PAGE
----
All my medication (apart from Copaxone) comes from the High Street pharmacy who have a branch attached to my GP surgery.

Finishing a packet of Gabapentin this morning, I reached for the bag of medications that I collected on Saturday. There is nothing else packed in the same size box, so I did not look at it until it was on my desk.

Sure enough, it was Gabapentin, but the box was a different colour and typeface.

  • The “old” supply was from a large drug manufacturer and had a brand name (Neurontin) with Gabapentin in much smaller lettering.
  • The “new” packet was marked Gabapentin and came from a manufacturer of generic drugs.

So, I reach for a copy of the BNF, and look at the price - Branded is 9 (yes, Nine) times the price of Generic.

That give rise to several thoughts:

  • The budget that all GPs have for medication has been hit quite hard just for me. So multiply it a few thousand times, and how many people have not had the best medication because of this.
  • In percentage terms, the profit on each product will likely be the same - but the difference in turnover will be substantial.~
  • That in turn will affect the “Return on Capital Employed” which is a key figure that gets looked at when there is a takeover in the offing.
  • So I do a quick Internet search - and find that a takeover deal has just been agreed for that High Street chain.

I don’t pay for my medication (too old) and the current prescription charge would recover the cost of generic Gabapentin - but would go no-where near the Branded price. So ultimately, it is the NHS that have been getting ripped off, with a possible effect on all of us. The remaining question is, of course, the big one - who in authority should have been checking on this?

PCTs do usually keep an eye on these things. Normally drugs can only be supplied by the initial manufacturer for 7 years to give them time to recoup some of the cost that goes in to research and development. After that the generic companies can come in.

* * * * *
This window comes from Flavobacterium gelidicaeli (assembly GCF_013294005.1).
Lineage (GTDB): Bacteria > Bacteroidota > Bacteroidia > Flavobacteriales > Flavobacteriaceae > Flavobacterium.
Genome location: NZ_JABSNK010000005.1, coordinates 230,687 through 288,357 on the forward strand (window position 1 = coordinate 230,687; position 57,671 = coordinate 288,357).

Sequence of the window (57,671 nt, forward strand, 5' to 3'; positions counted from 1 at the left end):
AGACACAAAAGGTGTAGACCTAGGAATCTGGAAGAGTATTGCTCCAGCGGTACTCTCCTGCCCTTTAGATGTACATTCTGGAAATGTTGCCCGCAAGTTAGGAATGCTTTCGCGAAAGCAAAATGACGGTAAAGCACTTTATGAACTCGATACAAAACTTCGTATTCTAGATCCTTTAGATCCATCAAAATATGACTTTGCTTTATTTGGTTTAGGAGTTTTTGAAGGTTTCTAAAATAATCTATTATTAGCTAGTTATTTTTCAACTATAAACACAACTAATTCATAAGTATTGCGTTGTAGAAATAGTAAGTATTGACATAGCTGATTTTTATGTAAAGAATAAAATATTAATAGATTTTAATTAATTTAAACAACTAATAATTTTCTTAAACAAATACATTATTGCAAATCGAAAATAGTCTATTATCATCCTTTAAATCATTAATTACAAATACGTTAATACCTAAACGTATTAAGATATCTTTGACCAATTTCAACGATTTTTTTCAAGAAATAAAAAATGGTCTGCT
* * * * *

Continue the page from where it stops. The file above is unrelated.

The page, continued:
I know that my PCT regularly sends lists to GPs saying when things are past the 7 year mark and can be prescribed generically.

Having a background in pharmacy [sometime in another lifetime] I know that GPs have been told to prescribe using drug names instead of brand names for a long time - and if they don’t they get a visit from the prescribing police!!


Hi, throughout the 13 years Ive been prescribed drugs to help ease the MS like symptoms I have, there have been times when Ive noticed the packaging on this or that drug has changed.

In the past, I have rung the chemist to check it is actually the right drug I am supposed to have. The chemist said how observant I was, but yes, the drug is fine.

My own meds must cost a small fortune, as i`m on so many.

One thing which constantly annoys me is that one particular med…candesarten for BP… has 1 sleeve of 7 pills to one cardboard packet. All my ohter drugs boxes contain a months worth of pills. What a complete waste of packaging for the candesarten, eh? I mean, its not as if anyone is ever prescribed 1 week`s worth of the drug.

luv POllx

Agree with efb, that the license is for 7 years. In hospitals they do tend to keep an eye on when the license runs out and change to the generic version. They only way they can stay with a certain branded one is if they can justify its use.

You would have thought that the PCTs would check, would you not.

My PCT (in debt) was formed by merging two others (each about £11 million in debt). The Chief Executive went on to a better post (gosh, what a surprise).

My prescription always has a name on it (in fact all the medications are named as such) so the pharmacy has been supplying a brand to fill a named prescription. I gather that there was a shortage of Gabapentin in early 2010, and “special dispensation” was given to supply the branded product (it really is great what you can find out on the net if you use the right words) but Two and a Half years does seem to be a long time to sort a supply out.

The words that come to mind are those like “Complacency” and “Incompetence”. Meannwhile, the NHS remains short of money.


If you have been given Neurontin instead of a generic gabapentin it is the pharmacy that has lost out - they will only be paid the cost of the generic.